PHE Conference and ISPE mid-year meeting
10 Apr 2017
by Andreia Leite.
Members of the electronic health records (EHR) group have recently attended two conferences: Public Health England (PHE) Research and Applied Epidemiology Scientific Conference 2017 and ISPE 2017 mid-year meeting. In both, researchers from the group presented work using data from the Clinical Practice Research Datalink (CPRD).
PHE conference joined professionals working in epidemiology and public health, to support high quality and innovative science. In this conference several researchers from the group had the chance to present work developed under the Health Protect Research Unit in Immunisation. This included assessment of rotavirus vaccine effectiveness, determinants of zoster vaccine uptake, methods for surveillance of vaccine safety, and use of CPRD to identify pregnancies and its use in vaccine-related research.
Presence from research using CPRD was not exclusive from EHR group members: other researchers presented studies covering a variety of topics, such as impact of opioid substitution treatment and incidence of osteoarthritis. The wide range of topics covered points out the importance of the EHR data in the research landscape in the UK.
The presence of EHR-related research went beyond the presentation of EHR group and other research groups. Professor Andrew Hayward, in one of the plenary sessions focused on the importance of adapting training in epidemiology and statistics to the new world of big data (include EHR), which requires specific skills.
ISPE meeting brought together professionals from all over the world working in the field of pharmacoepidemiolgy. It included plenary sessions and presentations from PhD students. Again, members from the EHR had the chance to present their work using CPRD data. Andreia Leite and Francis Nissen presented some results of their PhD projects. Andreia showed some promising results in implementing near real-time vaccine safety surveillance using CPRD data, while Francis shared his work validating recording of asthma using the same data. Students from several research-leading institutions also shared their work using CPRD data. Examples include researchers from Switzerland looking at protective effect of statins and researchers from Canada looking at adverse effects of therapies used for prostatic cancer. Others used EHR from other countries, such as the USA.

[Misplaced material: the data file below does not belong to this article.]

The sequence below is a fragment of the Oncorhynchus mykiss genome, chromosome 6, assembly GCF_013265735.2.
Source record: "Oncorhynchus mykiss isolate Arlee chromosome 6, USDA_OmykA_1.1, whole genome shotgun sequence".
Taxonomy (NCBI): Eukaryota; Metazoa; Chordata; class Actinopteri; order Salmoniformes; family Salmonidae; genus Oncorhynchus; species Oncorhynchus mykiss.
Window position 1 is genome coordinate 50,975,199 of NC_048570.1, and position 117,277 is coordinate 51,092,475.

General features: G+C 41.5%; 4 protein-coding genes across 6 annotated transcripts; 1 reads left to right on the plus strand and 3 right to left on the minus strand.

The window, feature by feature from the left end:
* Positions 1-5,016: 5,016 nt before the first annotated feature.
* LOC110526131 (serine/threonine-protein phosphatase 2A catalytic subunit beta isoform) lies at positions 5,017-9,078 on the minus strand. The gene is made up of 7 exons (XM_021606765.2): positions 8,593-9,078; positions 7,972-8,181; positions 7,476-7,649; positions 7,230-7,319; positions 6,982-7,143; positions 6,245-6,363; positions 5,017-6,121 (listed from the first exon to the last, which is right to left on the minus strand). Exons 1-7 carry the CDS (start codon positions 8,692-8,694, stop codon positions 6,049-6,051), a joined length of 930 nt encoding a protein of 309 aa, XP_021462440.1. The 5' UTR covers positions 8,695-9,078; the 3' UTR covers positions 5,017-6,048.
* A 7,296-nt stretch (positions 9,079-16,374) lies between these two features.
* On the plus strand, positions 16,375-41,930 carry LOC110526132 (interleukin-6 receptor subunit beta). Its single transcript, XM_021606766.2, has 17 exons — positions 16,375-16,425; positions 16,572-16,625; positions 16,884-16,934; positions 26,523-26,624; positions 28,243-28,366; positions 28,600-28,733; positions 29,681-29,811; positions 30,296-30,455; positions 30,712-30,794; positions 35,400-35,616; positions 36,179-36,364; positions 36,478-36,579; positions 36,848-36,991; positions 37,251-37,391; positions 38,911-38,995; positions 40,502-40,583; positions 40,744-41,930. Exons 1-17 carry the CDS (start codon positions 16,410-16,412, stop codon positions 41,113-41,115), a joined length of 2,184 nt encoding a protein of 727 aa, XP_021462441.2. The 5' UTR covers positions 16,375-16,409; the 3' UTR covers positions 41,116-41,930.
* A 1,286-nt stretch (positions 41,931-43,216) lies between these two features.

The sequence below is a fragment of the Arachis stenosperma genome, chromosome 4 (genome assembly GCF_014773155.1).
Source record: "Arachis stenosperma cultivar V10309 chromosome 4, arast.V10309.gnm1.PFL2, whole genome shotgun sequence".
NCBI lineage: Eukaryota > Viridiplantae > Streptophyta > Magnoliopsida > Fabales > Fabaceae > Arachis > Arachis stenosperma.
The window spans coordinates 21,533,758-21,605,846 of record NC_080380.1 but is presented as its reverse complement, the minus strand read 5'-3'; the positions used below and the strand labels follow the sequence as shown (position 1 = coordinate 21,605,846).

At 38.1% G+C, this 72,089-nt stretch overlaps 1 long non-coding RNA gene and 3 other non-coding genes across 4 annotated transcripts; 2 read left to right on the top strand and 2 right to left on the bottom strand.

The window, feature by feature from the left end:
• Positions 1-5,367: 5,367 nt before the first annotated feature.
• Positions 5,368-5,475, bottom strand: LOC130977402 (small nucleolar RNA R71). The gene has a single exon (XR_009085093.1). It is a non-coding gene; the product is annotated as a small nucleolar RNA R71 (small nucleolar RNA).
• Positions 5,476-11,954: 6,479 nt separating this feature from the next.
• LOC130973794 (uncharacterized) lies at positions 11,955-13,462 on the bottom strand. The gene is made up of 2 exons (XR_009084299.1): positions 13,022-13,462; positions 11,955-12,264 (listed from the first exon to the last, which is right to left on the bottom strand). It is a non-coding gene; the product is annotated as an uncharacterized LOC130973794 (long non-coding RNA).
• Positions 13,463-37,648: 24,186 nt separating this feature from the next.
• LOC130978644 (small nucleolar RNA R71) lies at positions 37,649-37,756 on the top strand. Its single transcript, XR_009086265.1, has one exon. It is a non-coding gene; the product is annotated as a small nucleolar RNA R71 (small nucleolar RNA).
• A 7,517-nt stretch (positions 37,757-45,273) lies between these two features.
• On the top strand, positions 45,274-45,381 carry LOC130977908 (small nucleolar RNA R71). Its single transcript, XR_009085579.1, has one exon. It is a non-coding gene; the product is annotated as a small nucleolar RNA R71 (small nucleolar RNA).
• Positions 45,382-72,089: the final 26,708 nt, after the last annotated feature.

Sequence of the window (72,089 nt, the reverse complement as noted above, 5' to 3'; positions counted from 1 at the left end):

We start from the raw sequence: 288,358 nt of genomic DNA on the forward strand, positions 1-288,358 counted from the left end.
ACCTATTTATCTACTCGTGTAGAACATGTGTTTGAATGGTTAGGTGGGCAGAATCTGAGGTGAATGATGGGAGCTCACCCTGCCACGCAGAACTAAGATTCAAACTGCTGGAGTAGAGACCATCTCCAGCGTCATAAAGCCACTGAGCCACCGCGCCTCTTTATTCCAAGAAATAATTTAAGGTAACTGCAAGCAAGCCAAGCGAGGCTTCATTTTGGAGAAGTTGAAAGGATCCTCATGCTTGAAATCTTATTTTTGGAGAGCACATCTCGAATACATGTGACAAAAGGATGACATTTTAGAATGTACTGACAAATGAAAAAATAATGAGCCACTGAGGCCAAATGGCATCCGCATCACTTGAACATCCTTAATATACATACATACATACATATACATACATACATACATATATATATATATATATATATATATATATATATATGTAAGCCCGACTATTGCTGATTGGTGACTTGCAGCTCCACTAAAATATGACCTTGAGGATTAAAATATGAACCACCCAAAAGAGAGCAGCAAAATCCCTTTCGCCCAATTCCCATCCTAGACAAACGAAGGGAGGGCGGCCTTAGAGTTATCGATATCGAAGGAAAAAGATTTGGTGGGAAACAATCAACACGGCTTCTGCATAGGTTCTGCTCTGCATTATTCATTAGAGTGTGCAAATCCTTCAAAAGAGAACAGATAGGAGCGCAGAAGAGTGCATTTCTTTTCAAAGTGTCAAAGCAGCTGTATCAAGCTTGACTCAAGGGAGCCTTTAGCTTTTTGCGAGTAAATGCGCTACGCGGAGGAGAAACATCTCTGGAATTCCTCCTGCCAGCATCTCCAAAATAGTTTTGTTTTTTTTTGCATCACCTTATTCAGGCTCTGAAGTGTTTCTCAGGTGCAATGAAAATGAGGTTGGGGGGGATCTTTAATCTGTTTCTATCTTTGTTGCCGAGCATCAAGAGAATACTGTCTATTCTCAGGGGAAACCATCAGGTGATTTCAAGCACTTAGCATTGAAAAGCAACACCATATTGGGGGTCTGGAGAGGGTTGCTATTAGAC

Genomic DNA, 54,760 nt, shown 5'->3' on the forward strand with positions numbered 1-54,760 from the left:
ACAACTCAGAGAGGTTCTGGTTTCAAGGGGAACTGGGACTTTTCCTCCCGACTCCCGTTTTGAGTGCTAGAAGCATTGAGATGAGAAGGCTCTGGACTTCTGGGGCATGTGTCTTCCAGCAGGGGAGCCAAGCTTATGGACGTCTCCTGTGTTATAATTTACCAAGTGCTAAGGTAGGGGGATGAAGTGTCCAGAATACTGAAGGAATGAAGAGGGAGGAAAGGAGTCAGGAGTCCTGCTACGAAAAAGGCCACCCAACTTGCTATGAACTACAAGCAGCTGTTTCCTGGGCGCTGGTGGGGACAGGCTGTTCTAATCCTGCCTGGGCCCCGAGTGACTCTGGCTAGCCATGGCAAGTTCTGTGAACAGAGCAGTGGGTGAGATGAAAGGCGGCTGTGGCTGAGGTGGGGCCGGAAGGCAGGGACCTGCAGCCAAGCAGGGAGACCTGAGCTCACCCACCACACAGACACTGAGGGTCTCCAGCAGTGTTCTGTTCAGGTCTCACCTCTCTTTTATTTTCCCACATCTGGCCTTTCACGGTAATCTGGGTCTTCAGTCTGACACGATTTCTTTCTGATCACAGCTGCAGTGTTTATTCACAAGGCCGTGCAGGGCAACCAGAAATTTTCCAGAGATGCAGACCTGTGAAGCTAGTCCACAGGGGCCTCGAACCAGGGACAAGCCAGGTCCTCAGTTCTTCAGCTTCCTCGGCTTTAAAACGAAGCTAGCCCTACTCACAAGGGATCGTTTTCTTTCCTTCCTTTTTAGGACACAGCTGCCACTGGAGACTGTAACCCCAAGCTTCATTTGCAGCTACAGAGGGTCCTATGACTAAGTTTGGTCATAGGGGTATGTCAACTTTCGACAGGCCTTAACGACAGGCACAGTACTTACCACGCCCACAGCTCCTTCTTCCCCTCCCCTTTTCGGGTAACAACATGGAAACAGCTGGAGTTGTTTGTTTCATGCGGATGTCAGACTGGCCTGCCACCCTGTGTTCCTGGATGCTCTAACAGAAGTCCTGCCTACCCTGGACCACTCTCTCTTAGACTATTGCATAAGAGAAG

On the other hand, there was extensive discussion on the use of new sources of data, such as patient generated data, data from wearable devices, and social media. Research using these new data sources is still at an early development stage but there is a lot of interest and expectation. These data sources will provide information not currently captured by EHR, such as quality of life related measures. One of the exciting projects entitled “Cloudy with a chance of pain” will help address the question whether chronic pain is associated with weather conditions and includes a dedicated phone app to collect data.
Attending both conferences confirmed the interest in the use of electronic health records both in the UK and worldwide, which enable researchers to address a variety of research questions. It also emphasized the importance of fostering new data sources, which can complement existing ones and contribute to a better knowledge.
Below you can find information of the presentations by EHR group member in both conferences.
|Jemma Walker||Assessing rotavirus vaccine: Huge impact but where’s the effectiveness?||Public Health England (PHE) Research and Applied Epidemiology Scientific Conference 2017|
|Anu Jain||Double inequities: the role of social determinants on zoster disease burden and vaccine uptake in England||Public Health England (PHE) Research and Applied Epidemiology Scientific Conference 2017|
|Andreia Leite||Implementing near-real time vaccine safety surveillance using the Clinical Practice Research Datalink||Public Health England (PHE) Research and Applied Epidemiology Scientific Conference 2017|
|Sara Thomas||New tool for identifying pregnancies in electronic health data and its use in vaccine-related research||Public Health England (PHE) Research and Applied Epidemiology Scientific Conference 2017|
|Andreia Leite||Implementing near-real time vaccine safety surveillance using the Clinical Practice Research Datalink – is there enough power?||ISPE 2017 mid-year meeting|
|Francis Nissen||Validation of the recording of asthma diagnosis in UK electronic health records (Clinical Practice Research Datalink)||ISPE 2017 mid-year meeting|